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Becoming An Expert Isn't What It's Cracked Up to Be

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Robin Sharma recites the story of Pablo Picasso.

One day a woman spotted him in the market and pulled out a piece of paper. "Mr. Picasso," she said excitedly. "I'm a big fan. Please, could you do a little drawing for me?" Picasso happily complied and quickly etched out a piece of art for her on the paper provided. He then smiled as he handed it back to her. "That will be a million dollars." "But Mr. Picasso," the woman replied, flustered. "It only took you 30 seconds to do this little masterpiece." "My good woman," Picasso laughed, "It took me 30 years to do that masterpiece in 30 seconds." -- See more here.

I think of this story as I cook my family dinner. It Sunday, I've been up since 6:00. After helping my oldest son move, I do the shopping, run my daughter to a job interview, and put on some laundry. That doesn't even including the planning I did at 6:00 a.m. for my week ahead of appointments and board meetings, and my week hasn't even started yet.

While one sits in her room on her computer and the other lies on the couch reading the paper or the news on the iPhone, I make dinner -- a fantastically healthy one. I set the table, and prepare to feed my family. It takes me 23 minutes to do this. As I mention that fact that I am in the kitchen ALONE I hear comments that it doesn't even take me that long so what's the big deal. Seriously -- I have been practicing for 23 years and ironically it was 23 minutes to prepare this meal!

When I began preparing meals for my family 24 years ago I wasn't even thinking about making meals of this quality let alone it only taking under 25 minutes to prepare. It would take me a good few hours to figure out what to make and hours just to prepare, after I located the ingredients in the three different stores I'd have to go to. Now I am prepared and stocked. I think to myself, I'm creating a masterpiece, I'm an expert! And then the reality sinks in.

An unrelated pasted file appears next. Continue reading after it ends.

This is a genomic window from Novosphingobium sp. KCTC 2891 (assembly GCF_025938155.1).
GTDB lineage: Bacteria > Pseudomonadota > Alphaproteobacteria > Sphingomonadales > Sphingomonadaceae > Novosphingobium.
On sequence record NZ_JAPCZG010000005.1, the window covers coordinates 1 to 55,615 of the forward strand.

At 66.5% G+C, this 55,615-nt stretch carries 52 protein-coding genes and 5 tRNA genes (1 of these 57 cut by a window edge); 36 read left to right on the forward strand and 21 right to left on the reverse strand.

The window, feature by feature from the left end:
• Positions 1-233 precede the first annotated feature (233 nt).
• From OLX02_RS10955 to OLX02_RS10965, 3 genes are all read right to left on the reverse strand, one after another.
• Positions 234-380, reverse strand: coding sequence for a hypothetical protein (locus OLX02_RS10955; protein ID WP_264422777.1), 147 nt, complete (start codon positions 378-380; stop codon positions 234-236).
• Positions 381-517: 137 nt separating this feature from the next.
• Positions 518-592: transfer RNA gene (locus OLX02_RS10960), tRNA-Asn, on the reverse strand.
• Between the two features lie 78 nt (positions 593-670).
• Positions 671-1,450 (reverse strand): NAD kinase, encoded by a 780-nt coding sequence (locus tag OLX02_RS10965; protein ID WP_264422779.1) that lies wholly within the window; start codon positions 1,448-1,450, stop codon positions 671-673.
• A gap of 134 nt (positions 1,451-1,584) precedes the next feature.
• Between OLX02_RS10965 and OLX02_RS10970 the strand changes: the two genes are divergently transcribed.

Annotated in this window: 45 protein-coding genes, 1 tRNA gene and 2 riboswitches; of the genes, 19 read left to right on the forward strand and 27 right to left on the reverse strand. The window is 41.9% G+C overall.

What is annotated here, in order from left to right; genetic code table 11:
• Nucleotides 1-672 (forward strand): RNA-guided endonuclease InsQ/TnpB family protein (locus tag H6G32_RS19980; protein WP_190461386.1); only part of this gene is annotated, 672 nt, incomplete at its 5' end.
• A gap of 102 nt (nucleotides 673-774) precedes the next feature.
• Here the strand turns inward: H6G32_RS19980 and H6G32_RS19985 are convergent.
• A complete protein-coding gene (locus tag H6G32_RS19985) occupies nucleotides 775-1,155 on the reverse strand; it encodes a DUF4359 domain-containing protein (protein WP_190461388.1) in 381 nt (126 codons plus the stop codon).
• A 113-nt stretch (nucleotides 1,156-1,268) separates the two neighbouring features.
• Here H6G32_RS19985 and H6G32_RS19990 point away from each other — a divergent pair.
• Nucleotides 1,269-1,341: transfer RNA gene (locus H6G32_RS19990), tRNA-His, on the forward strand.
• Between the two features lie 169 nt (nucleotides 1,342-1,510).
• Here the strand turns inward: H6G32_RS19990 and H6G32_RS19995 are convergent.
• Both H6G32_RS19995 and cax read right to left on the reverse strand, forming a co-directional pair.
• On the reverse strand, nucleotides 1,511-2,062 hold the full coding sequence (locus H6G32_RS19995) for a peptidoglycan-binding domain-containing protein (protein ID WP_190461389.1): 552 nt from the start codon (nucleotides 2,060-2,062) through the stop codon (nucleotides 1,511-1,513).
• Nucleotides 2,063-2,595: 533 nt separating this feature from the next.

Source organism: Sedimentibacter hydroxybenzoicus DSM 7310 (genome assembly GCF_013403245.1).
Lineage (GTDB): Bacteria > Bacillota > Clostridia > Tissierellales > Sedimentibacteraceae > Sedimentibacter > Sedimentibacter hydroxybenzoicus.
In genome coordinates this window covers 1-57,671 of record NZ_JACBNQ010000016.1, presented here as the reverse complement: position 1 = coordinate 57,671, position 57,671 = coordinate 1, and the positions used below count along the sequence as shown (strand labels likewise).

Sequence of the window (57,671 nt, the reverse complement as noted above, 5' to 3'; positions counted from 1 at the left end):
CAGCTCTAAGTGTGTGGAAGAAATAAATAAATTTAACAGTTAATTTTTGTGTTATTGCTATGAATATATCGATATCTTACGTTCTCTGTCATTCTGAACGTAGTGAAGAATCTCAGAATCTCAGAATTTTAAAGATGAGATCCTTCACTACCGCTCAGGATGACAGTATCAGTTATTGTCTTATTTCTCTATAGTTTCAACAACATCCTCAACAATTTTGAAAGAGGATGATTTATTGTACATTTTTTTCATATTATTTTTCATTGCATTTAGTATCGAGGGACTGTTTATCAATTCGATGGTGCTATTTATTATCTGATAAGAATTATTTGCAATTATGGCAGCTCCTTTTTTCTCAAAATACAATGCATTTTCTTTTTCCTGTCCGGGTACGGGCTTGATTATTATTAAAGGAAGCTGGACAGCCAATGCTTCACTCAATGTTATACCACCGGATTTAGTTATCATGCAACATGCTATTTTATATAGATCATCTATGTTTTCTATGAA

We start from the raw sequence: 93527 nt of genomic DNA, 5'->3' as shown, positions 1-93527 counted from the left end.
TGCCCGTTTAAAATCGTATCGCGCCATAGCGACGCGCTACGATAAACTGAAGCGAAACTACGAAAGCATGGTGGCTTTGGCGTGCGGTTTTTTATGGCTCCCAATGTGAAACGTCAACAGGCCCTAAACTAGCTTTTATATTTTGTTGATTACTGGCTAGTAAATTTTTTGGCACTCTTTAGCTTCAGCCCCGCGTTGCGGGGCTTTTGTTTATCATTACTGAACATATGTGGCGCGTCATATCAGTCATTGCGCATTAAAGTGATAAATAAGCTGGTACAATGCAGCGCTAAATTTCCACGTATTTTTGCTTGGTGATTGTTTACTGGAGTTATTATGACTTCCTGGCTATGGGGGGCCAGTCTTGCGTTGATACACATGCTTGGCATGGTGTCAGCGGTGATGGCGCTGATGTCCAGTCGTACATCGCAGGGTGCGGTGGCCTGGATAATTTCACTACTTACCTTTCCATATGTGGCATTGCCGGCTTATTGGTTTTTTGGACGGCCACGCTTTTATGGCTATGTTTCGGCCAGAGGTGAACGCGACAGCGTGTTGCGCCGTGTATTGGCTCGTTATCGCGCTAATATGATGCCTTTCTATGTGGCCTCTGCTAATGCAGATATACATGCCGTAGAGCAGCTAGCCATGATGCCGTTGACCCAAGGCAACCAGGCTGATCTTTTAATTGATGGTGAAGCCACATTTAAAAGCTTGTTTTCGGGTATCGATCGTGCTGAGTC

I do have kids that help, I have a partner that appreciates my meals, but none of them understand the tasks, planning, and organizing involved in this nightly ritual. Work, care for the home, care for the family, boy have I trained them. Every once in a while I NEED TO CHECK THIS FAMILY IN. A little rechecking and retraining of how we are a team and that is takes a family to run a house -- this house anyways! "It's dinner time."

There was a time, only one, that my second son expressed how EASY it was to make a turkey dinner for Christmas. So I opened the door and invited this cheeky son to play the game, he would have to show me how easy it was. We agreed: he would plan the menu; do the shopping; and prepare the meal for 18 people. He did it and with a smile on his face the whole time as did I thinking... "that's right, time for a check in." And true to his character, he proved that it could be done. When asked if he still thought it was easy he said "Yes," when asked if he could please make the turkey dinner again he said, "No." We both learned an unspoken lesson that day.
It's not easy for me to create partnerships around the house but I believe it's important to the health of the family.